The following Private Client guidance note Produced in partnership with Yvonne Evans, Law Lecturer, Solicitor (non-practising), TEP, University of Dundee provides comprehensive and up to date legal information covering:
Under the common law, the opportunities for varying the terms or purposes of a trust are very limited once the trust has taken effect. If the trust is an inter vivos trust and is revocable, the truster can alter its terms at any time so long as they are sui juris. But the majority of inter vivos trusts are irrevocable once the trust has been constituted by delivery, and all testamentary trusts are irrevocable because they take effect only after a testator has died.
Where all the beneficiaries interested in the trust estate agree in asking the trustees to terminate the trust at a date prior to that contemplated by the truster, and if they are legally capable of giving their consent, the trustees are bound to do so on being exonerated and discharged. Any variation in the purposes of the trust or to the powers which have been given to the trustees which is agreed by all the beneficiaries will be binding on the trustees, subject again to the proviso that it is essential that all the beneficiaries should be of full age and capable of giving their consent.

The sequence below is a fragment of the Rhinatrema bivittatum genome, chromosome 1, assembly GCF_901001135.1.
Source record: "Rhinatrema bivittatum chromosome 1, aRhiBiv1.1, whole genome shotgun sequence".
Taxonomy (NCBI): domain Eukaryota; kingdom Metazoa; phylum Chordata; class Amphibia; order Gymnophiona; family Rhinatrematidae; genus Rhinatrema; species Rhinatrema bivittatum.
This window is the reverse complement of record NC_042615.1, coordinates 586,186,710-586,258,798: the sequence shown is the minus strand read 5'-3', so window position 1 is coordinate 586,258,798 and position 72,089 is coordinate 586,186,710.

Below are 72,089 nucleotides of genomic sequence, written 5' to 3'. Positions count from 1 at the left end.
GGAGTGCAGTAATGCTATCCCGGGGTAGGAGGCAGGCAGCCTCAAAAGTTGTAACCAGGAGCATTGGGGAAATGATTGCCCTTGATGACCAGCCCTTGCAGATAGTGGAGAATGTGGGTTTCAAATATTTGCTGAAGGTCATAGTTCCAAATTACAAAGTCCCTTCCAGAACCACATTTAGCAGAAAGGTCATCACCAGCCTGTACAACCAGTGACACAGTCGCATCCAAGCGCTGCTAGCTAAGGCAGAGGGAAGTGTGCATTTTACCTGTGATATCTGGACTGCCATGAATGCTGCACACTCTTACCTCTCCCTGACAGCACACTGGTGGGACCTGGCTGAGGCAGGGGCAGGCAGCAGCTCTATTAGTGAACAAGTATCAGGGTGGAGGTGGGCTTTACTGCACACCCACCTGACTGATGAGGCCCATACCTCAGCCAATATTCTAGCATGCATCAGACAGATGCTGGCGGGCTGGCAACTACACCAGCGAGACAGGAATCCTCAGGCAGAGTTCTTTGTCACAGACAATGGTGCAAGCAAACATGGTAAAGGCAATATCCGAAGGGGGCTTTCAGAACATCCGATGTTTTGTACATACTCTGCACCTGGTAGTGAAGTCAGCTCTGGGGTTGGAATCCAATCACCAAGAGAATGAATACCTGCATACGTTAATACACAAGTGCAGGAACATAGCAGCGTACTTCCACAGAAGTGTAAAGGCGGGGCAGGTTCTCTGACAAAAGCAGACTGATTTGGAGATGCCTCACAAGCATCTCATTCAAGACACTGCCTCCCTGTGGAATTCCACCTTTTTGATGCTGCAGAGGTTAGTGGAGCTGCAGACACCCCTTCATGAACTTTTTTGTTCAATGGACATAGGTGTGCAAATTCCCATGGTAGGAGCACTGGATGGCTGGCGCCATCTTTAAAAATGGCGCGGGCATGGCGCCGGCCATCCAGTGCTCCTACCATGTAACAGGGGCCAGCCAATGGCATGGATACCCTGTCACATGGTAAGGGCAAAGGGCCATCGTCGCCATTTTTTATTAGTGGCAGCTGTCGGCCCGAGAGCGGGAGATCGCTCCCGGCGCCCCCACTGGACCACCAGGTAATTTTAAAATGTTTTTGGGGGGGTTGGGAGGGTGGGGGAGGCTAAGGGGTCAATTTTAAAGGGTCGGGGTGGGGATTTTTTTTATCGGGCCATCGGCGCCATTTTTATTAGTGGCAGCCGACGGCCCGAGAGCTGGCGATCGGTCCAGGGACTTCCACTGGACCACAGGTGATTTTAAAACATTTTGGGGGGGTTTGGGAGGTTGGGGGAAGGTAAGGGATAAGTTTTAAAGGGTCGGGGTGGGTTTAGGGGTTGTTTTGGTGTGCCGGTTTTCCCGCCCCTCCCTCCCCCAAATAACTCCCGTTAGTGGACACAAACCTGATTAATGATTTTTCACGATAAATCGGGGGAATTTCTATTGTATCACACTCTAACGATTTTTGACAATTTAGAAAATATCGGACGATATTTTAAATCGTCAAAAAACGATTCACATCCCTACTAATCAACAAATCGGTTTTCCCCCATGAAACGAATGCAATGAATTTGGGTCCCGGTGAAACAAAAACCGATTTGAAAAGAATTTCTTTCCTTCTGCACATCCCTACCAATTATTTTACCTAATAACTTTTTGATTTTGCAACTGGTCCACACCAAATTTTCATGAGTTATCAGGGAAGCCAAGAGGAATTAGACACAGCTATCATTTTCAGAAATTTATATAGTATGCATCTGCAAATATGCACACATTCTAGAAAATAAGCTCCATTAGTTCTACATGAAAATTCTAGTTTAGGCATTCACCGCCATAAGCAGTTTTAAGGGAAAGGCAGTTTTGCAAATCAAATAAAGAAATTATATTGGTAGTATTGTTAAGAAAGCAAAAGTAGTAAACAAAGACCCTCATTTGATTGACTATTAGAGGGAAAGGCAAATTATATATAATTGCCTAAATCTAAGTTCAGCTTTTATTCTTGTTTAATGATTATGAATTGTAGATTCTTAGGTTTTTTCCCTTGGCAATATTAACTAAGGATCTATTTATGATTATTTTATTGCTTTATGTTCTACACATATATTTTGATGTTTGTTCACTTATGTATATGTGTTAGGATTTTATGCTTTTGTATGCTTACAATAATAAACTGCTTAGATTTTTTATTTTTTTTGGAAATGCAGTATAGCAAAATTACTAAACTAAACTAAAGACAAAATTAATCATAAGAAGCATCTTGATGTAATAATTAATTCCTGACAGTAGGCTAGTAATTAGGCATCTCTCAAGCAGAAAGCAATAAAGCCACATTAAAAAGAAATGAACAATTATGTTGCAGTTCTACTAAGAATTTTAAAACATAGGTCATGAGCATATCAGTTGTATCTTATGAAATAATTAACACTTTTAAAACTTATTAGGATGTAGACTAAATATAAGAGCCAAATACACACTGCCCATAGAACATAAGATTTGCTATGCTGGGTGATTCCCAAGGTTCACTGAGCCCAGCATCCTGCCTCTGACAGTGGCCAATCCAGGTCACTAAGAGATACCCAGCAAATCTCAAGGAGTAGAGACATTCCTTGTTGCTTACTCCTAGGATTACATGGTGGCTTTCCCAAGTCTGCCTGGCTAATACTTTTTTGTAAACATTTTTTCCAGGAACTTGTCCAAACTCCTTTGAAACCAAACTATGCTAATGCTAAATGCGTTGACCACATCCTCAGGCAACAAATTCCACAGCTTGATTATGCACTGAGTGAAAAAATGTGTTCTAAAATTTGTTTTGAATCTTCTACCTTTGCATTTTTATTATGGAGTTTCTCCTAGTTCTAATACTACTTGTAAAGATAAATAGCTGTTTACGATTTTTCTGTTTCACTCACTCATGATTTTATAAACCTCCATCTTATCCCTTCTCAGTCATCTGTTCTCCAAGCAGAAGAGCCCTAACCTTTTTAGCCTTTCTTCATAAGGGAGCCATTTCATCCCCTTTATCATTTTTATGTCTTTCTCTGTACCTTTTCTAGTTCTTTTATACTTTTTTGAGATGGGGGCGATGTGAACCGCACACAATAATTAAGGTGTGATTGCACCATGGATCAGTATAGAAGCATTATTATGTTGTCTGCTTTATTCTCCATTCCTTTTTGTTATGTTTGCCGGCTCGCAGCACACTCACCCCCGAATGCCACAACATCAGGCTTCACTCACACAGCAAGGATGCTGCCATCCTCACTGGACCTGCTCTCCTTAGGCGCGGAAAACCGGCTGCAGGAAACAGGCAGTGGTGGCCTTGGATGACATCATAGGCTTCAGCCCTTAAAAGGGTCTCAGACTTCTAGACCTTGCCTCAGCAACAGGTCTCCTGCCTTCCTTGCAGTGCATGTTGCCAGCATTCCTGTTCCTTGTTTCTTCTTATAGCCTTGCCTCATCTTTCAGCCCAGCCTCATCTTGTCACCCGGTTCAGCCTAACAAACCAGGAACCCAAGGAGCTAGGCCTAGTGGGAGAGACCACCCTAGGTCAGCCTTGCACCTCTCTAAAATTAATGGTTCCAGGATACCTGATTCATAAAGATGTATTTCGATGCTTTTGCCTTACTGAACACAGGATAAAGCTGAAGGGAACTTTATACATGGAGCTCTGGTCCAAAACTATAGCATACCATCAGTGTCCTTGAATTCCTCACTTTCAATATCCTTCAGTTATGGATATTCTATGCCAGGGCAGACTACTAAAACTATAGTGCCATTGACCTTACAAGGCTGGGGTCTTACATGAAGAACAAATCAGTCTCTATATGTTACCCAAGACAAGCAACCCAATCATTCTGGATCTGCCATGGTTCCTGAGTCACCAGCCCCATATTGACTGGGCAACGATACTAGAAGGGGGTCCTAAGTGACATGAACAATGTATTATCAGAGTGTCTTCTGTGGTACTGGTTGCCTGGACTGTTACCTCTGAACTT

The Trusts (Scotland) Act 1961 (T(S)A 1961) significantly extended the jurisdiction of the court to vary trusts.
In some circumstances a trust may be revoked by the truster, who withdraws
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